Horseback (Mounted) Archery

The horseback archer is a traditional technique used for hunting around the world. It involves a trained rider capable of accurately shooting an arrow from a bow while riding on a horse.

Some of the first peoples to use mounted archers include most of Eurasian nomads during the medieval period. Over time, the practise spread into Eastern Europe, to Mesopotamia and eventually to the far reaches of East Asia.

One country in particular that became renowned for its horseback archery were the samurai warriors of Japan and they called it Yabusame.

As a sport, the objective is for a rider to run reinless along a 90m course while shooting arrows at targets at varying distances. Mounted archery is increasing in popularity in the United States with many riding clubs offering members a chance to learn.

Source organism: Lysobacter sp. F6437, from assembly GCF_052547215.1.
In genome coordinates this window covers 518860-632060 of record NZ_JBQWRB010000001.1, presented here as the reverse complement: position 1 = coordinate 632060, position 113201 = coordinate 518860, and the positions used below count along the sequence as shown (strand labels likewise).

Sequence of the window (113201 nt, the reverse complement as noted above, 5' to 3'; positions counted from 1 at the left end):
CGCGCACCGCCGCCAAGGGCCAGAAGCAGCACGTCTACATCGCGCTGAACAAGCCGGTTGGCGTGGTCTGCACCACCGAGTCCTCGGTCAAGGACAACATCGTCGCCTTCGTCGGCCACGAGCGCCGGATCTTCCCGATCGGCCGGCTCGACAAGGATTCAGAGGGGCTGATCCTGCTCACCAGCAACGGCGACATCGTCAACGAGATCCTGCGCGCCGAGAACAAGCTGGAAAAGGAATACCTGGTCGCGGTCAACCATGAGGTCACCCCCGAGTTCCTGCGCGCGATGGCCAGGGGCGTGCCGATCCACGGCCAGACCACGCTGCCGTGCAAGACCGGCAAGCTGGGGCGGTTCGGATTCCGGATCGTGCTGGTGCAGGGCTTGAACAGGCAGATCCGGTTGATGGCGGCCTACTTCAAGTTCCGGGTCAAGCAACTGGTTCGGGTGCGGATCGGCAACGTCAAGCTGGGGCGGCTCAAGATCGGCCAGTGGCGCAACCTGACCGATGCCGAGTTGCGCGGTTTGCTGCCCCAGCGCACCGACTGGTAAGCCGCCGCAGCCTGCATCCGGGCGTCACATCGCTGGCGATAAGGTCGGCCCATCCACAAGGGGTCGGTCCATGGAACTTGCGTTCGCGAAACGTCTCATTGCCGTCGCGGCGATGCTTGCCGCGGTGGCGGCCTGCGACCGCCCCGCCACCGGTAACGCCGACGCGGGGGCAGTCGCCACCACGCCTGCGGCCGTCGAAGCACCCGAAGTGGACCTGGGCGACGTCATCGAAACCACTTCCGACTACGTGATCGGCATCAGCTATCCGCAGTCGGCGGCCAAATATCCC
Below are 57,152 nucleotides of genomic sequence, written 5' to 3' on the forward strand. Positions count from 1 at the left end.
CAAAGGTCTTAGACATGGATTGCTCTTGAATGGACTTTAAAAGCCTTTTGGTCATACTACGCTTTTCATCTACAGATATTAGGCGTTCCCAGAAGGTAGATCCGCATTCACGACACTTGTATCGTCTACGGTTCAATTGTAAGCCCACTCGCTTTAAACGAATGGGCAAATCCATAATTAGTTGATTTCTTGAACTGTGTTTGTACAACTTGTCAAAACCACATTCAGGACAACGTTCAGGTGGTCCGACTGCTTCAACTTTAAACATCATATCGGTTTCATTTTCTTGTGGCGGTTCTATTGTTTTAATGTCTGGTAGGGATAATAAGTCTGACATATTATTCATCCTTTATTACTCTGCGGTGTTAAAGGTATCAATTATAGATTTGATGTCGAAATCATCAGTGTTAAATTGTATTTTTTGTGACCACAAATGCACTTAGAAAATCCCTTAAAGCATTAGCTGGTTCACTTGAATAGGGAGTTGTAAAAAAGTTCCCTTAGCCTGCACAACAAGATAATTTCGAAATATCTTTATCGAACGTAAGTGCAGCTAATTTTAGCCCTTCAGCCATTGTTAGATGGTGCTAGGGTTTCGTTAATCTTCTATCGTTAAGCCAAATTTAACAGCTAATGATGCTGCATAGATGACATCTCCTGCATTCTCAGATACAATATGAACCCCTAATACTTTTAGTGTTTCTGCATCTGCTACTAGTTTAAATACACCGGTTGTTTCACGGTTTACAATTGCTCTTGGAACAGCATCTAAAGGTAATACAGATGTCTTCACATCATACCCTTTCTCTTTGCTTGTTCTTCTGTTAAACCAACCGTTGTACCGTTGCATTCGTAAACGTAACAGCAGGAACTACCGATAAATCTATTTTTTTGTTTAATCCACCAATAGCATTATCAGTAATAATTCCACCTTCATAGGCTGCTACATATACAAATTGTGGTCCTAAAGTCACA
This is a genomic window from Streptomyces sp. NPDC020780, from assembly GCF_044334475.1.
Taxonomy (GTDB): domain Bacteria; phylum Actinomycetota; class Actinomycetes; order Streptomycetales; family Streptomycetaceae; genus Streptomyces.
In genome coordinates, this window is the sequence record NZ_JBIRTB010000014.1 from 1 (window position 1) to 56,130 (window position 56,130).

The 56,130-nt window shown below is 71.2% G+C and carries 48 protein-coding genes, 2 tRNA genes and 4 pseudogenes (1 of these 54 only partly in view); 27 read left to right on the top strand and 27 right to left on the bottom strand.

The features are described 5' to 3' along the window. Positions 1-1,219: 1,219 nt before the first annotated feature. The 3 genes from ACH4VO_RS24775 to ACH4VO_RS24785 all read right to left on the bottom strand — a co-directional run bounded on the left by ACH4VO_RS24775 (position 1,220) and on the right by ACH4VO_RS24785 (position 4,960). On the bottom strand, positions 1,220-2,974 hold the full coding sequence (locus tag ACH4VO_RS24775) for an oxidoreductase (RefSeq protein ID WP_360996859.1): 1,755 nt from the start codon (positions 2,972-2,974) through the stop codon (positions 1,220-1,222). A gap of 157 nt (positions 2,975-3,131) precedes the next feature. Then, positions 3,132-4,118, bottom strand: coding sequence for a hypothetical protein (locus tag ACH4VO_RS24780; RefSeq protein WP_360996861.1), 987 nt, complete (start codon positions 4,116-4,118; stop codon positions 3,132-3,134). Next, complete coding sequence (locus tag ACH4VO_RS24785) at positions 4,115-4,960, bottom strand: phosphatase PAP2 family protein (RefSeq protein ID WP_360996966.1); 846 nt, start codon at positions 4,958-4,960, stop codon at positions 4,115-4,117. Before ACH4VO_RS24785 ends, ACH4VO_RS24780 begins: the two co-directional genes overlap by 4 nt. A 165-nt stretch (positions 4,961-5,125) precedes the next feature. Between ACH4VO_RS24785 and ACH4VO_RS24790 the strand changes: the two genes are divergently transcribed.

Countries like Mongolia, which once depended on mounted archery for both survival and protection, has ushered a revival of the skills since its independence in 1921. However, the sport itself is only displayed during festivals and often with competitors standing and releasing arrows, not on horseback.

Interesting Fact: A rider must be the master of both horse and bow. Loosing an arrow requires both hands to be on the bow while leaving the reins free. This leaves the horse being guided solely by the rider’s skill.

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